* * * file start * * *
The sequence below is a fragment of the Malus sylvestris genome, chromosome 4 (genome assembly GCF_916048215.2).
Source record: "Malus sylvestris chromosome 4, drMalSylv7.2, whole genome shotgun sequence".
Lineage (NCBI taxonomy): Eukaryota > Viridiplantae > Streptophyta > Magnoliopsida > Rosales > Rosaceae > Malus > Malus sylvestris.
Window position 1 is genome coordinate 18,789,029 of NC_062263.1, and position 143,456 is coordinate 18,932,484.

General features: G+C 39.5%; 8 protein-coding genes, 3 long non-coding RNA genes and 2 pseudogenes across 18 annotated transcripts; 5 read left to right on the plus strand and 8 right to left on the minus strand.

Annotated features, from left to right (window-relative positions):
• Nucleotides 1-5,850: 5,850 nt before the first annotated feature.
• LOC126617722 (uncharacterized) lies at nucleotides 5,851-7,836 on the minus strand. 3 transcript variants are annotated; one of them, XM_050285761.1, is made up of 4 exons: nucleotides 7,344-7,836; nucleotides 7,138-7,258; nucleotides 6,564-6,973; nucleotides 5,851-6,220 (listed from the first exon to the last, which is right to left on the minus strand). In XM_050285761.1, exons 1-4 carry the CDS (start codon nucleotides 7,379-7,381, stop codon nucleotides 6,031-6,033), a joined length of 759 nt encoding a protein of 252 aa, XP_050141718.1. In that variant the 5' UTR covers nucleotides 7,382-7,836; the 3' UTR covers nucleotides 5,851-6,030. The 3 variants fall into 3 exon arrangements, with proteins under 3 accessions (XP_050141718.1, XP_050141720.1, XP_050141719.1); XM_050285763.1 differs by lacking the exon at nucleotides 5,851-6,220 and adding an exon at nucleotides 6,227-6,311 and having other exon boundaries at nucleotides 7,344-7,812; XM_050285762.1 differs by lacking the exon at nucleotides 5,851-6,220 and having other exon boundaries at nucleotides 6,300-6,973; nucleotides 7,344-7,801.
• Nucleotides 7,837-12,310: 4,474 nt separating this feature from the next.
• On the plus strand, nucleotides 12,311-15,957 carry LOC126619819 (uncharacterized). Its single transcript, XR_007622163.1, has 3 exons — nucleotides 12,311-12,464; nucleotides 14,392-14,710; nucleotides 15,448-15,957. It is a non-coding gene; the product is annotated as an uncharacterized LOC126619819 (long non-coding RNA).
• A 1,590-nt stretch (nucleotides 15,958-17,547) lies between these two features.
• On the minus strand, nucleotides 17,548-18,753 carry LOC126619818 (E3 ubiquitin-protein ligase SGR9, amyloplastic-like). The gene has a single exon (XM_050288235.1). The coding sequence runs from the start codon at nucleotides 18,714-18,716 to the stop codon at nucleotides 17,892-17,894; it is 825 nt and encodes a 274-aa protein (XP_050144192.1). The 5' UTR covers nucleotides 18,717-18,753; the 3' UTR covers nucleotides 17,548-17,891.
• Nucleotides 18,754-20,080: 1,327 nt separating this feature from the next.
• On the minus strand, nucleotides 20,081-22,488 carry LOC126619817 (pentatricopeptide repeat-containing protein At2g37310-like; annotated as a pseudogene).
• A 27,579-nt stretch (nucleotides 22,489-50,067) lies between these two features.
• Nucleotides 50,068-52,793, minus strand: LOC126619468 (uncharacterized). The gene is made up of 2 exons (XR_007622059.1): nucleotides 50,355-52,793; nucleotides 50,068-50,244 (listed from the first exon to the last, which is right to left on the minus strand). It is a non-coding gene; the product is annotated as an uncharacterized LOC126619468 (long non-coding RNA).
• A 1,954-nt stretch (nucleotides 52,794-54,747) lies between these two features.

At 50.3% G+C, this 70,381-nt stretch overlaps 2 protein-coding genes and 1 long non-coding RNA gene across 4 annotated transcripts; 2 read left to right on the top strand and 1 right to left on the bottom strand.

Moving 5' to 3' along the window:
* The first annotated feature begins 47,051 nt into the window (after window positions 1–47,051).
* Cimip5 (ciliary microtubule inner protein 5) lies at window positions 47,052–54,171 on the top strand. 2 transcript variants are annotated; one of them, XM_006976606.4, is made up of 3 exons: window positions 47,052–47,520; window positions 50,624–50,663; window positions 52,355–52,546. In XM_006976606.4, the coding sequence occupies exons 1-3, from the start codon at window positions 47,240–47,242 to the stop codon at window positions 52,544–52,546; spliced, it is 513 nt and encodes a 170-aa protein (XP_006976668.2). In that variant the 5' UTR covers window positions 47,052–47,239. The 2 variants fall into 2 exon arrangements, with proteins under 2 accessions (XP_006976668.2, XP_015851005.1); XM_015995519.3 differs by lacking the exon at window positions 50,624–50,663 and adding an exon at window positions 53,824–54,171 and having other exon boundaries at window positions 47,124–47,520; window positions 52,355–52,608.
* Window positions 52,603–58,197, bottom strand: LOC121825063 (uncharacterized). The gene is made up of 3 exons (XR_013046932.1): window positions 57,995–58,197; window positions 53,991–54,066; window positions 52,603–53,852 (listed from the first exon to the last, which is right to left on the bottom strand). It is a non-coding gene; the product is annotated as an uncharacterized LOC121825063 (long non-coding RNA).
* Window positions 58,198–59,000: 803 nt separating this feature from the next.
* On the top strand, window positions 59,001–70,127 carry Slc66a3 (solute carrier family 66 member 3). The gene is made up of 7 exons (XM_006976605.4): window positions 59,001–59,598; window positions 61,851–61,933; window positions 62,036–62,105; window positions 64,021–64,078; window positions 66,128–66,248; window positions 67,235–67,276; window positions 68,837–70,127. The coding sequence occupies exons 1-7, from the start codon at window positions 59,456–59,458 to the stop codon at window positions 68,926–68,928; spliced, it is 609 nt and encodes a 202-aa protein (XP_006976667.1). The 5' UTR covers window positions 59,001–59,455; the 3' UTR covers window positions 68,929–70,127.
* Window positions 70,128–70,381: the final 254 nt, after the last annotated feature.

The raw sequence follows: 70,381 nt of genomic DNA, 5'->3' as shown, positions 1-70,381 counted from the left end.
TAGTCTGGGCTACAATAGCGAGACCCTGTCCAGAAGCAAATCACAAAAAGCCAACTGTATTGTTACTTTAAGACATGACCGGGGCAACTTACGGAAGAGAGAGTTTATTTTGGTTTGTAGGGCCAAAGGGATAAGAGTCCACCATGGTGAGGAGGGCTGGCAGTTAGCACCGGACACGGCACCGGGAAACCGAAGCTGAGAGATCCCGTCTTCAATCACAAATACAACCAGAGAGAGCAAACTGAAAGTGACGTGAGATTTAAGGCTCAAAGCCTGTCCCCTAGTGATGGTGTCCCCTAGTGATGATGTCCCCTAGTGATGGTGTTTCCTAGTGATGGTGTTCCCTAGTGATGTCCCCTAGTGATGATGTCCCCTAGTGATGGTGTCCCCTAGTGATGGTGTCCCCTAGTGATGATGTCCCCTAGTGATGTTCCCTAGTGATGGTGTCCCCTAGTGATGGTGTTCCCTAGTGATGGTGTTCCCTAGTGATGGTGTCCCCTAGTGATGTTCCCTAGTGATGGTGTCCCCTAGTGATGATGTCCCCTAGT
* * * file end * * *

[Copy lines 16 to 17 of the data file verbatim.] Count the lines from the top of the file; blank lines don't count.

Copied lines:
• Nucleotides 50,068-52,793, minus strand: LOC126619468 (uncharacterized). The gene is made up of 2 exons (XR_007622059.1): nucleotides 50,355-52,793; nucleotides 50,068-50,244 (listed from the first exon to the last, which is right to left on the minus strand). It is a non-coding gene; the product is annotated as an uncharacterized LOC126619468 (long non-coding RNA).
• A 1,954-nt stretch (nucleotides 52,794-54,747) lies between these two features.